Black walnut is a large deciduous tree native to North America, growing up to 100 feet tall. It has a straight trunk with a rough, deeply furrowed bark, and a canopy of large, pinnately compound leaves with 15-23 lance-shaped leaflets. The tree produces large, greenish-white flowers in the spring, followed by large, spherical fruits containing a single, edible nut.
Black walnuts are prized for their distinctive, rich flavor and are commonly used in baking and cooking. The nuts can be harvested in the fall and can be stored in their shells for several months.
Black walnuts prefer deep, well-drained soils and can tolerate a wide range of soil pH levels. They can be grown successfully in full sun to partial shade, and they are relatively drought-tolerant once established. Black walnuts are not particularly winter hardy, and they can be damaged by heavy ice and snow.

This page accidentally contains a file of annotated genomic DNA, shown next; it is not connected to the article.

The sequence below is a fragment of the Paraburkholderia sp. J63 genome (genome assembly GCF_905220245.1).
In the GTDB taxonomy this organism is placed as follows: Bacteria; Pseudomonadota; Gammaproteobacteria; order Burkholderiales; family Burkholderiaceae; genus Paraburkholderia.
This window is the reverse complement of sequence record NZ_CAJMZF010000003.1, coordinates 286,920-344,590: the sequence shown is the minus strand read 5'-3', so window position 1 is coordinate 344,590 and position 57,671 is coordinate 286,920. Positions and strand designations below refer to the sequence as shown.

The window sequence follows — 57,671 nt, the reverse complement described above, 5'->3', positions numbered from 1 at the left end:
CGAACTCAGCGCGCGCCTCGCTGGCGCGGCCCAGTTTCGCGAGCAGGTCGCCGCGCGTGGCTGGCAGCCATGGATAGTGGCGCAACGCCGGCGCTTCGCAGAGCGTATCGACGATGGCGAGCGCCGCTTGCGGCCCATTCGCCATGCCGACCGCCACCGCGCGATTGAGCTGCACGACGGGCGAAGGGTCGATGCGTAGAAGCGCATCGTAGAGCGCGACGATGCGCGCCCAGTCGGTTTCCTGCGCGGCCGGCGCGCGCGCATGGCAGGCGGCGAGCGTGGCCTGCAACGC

In addition to their culinary uses, black walnuts have a number of other uses. The wood is highly prized for its durability and attractive grain, and is used in furniture making and other woodworking applications. The tree’s leaves, bark, and nuts are also used in herbal medicine for their astringent and tonic properties. Black walnuts are also valued for their ability to improve soil health, as their deep taproots help to break up compacted soils and their fallen leaves add organic matter to the soil.
Black walnuts are also an important food source for wildlife, including squirrels, birds, and deer. The tree provides shelter and nesting sites for a variety of animals, and its fallen leaves and nuts provide food for many species.